La Mort des Amants
Nous aurons des lits pleins d'odeurs légères,
Des divans profonds comme des tombeaux,
Et d'étranges fleurs sur des étagères,
Ecloses pour nous sous des cieux plus beaux.
Usant à l'envi leurs chaleurs dernières,
Nos deux coeurs seront deux vastes flambeaux,
Qui réfléchiront leurs doubles lumières
Dans nos deux esprits, ces miroirs jumeaux.
Un soir fait de rose et de bleu mystique,
Nous échangerons un éclair unique,
Comme un long sanglot, tout chargé d'adieux;
Et plus tard un Ange, entr'ouvrant les portes,
Viendra ranimer, fidèle et joyeux,
Les miroirs ternis et les flammes mortes.
— Charles Baudelaire
The Death of Lovers
We shall have beds full of subtle perfumes,
Divans as deep as graves, and on the shelves
Will be strange flowers that blossomed for us
Under more beautiful heavens.
Using their dying flames emulously,
Our two hearts will be two immense torches
Which will reflect their double light
In our two souls, those twin mirrors.
Some evening made of rose and of mystical blue
A single flash will pass between us
Like a long sob, charged with farewells;
And later an Angel, setting the doors ajar,
Faithful and joyous, will come to revive
The tarnished mirrors, the extinguished flames.
— William Aggeler, The Flowers of Evil (Fresno, CA: Academy Library Guild, 1954)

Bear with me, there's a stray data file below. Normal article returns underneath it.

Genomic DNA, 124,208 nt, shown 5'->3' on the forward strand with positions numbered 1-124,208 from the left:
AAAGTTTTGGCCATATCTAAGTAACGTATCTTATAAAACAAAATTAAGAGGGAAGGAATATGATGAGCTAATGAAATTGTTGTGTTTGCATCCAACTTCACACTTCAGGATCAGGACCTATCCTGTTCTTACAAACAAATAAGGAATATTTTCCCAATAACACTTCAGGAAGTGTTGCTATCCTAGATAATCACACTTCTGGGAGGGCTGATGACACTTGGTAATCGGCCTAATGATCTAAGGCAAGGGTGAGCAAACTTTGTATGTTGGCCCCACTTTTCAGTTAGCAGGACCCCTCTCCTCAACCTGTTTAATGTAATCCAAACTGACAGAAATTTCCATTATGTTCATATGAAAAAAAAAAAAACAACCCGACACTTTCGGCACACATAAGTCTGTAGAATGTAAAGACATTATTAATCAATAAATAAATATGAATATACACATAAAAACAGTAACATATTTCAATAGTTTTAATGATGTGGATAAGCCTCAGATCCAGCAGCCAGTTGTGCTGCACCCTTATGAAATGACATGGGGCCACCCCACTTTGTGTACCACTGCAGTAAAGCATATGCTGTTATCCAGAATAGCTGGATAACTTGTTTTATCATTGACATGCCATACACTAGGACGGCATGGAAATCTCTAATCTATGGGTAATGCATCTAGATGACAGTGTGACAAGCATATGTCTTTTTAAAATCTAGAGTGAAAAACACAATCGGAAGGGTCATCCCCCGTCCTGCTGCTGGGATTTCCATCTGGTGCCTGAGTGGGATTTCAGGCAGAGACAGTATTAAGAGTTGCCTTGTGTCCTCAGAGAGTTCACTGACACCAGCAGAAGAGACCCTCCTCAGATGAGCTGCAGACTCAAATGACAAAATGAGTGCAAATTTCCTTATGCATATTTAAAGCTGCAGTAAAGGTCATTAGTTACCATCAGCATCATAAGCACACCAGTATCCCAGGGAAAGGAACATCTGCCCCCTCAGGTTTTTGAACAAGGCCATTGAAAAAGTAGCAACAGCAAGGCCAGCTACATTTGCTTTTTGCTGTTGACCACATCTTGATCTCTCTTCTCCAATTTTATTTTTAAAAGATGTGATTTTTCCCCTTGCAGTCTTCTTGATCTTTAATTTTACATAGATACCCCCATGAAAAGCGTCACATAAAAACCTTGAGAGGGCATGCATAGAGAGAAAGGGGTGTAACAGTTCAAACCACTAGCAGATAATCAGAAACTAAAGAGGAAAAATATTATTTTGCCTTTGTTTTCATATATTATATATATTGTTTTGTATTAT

The Death of Lovers
We shall have beds round which light scents are wafted,
Divans which are as deep and wide as tombs;
Strange flowers that under brighter skies were grafted
Will scent our shelves with rare exotic blooms.
When, burning to the last their mortal ardour,
Our torch-like hearts their bannered flames unroll,
Their double light will kindle all the harder
Within the deep, twinned mirror of our soul.
One evening made of mystic rose and blue,
I will exchange a lightning-flash with you,
Like a long sob that bids a last adieu.
Later, the Angel, opening the door
Faithful and happy, will at last renew
Dulled mirrors, and the flames that leap no more.
— Roy Campbell, Poems of Baudelaire (New York: Pantheon Books, 1952)
La Mort des amants
beds of subtle fragrance shall be ours,
soft divans far deeper than a tomb,
fairer climes shall yield mysterious flowers
— flowers which for us were made to bloom.
lavishing our final amorous hours
there, our flaming hearts shall merge and loom
in the twin mirrors of these souls of ours
— torches vast which side by side consume.
then some evening, rose and mystic blue,
charged with the sobbing woe of our adieu,
Love shall links us in one lightning-spark;
later, shall the faithful angel fling
all the portals wide, illumining
the flameless torches and the mirrors dark.
— Lewis Piaget Shanks, Flowers of Evil (New York: Ives Washburn, 1931)